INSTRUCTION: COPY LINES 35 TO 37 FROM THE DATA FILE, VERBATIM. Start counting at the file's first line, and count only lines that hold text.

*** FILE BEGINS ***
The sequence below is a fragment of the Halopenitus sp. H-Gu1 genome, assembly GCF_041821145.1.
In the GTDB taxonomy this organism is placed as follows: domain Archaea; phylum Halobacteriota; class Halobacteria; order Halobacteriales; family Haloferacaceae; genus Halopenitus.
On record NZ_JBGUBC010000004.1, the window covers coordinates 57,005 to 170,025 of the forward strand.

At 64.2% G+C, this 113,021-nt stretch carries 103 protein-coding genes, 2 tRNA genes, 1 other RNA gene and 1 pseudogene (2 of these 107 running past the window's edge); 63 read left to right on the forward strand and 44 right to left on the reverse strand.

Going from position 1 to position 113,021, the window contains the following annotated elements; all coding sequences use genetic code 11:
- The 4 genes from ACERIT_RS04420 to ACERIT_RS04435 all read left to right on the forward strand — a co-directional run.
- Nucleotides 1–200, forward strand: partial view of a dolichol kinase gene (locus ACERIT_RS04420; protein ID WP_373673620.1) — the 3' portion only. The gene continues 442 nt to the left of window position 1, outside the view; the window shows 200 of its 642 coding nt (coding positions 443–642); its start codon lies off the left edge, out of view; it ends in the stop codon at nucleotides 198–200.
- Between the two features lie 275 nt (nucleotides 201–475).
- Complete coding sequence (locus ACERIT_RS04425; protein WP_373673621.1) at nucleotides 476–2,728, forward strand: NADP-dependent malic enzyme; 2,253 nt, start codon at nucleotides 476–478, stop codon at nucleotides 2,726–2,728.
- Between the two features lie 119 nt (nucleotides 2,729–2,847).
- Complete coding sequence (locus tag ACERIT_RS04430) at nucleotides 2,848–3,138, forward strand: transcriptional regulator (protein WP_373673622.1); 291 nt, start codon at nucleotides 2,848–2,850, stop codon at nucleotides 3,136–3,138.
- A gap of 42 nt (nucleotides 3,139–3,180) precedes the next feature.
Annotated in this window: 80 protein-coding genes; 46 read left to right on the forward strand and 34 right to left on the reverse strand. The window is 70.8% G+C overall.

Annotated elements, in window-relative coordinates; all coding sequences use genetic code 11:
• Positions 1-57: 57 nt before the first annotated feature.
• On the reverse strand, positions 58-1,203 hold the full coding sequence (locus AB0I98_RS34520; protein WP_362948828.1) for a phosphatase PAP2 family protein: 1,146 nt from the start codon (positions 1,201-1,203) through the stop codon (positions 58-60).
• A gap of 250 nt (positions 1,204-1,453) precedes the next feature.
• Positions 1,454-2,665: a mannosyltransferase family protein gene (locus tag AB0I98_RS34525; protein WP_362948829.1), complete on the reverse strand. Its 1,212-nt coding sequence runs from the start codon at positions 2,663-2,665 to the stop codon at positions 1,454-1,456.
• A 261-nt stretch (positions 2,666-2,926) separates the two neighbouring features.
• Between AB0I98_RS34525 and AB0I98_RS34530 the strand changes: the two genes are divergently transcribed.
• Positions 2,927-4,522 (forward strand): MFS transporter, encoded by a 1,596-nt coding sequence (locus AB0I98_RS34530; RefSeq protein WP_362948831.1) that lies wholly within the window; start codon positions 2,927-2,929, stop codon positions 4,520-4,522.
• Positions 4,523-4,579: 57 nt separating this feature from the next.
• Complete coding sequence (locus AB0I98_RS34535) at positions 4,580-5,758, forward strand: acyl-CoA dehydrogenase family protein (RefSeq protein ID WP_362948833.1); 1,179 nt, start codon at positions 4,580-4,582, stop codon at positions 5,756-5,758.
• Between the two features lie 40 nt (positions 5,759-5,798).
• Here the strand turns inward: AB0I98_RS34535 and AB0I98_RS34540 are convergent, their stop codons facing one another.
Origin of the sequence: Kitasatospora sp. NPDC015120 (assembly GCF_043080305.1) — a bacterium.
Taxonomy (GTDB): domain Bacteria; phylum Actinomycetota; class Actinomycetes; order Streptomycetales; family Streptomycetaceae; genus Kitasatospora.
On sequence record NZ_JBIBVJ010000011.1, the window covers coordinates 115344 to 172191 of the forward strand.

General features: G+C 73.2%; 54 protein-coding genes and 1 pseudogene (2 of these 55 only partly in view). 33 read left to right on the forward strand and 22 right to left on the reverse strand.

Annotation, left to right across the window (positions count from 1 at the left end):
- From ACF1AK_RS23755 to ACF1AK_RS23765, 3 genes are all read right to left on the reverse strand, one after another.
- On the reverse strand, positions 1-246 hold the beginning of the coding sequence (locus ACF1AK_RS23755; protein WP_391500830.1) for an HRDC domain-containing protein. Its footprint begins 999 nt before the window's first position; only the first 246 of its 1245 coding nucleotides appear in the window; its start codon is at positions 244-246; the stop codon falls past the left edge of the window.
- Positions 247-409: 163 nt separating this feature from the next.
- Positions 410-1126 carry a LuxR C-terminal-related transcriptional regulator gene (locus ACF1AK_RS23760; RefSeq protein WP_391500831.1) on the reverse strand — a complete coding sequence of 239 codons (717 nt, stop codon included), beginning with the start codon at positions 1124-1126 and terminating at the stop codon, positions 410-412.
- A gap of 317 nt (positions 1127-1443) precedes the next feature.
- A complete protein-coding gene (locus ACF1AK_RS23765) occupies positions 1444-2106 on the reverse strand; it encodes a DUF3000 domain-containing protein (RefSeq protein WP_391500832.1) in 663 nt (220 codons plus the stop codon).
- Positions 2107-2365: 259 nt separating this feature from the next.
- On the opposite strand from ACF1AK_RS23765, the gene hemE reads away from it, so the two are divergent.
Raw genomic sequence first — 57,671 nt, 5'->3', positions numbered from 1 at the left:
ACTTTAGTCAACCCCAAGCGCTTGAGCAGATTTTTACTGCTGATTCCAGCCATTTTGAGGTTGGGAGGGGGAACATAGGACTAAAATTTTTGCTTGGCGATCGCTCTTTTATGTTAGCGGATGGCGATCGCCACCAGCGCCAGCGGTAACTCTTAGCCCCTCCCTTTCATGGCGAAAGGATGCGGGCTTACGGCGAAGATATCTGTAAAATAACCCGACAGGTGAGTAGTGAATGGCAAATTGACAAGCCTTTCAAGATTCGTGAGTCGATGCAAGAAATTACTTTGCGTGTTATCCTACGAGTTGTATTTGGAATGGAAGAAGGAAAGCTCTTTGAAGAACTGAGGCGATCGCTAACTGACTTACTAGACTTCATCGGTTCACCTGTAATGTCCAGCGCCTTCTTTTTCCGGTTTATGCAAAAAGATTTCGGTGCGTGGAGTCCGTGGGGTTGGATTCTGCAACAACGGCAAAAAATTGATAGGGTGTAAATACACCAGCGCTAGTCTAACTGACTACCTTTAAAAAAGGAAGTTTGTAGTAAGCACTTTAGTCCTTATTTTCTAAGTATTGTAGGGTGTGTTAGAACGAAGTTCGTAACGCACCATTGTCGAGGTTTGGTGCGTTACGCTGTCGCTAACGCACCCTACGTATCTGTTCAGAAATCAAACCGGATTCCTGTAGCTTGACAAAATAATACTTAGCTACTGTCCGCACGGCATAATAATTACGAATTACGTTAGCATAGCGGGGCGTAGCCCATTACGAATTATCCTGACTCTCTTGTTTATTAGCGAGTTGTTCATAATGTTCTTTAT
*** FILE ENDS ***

- A gap of 317 nt (positions 1127-1443) precedes the next feature.
- A complete protein-coding gene (locus ACF1AK_RS23765) occupies positions 1444-2106 on the reverse strand; it encodes a DUF3000 domain-containing protein (RefSeq protein WP_391500832.1) in 663 nt (220 codons plus the stop codon).
- Positions 2107-2365: 259 nt separating this feature from the next.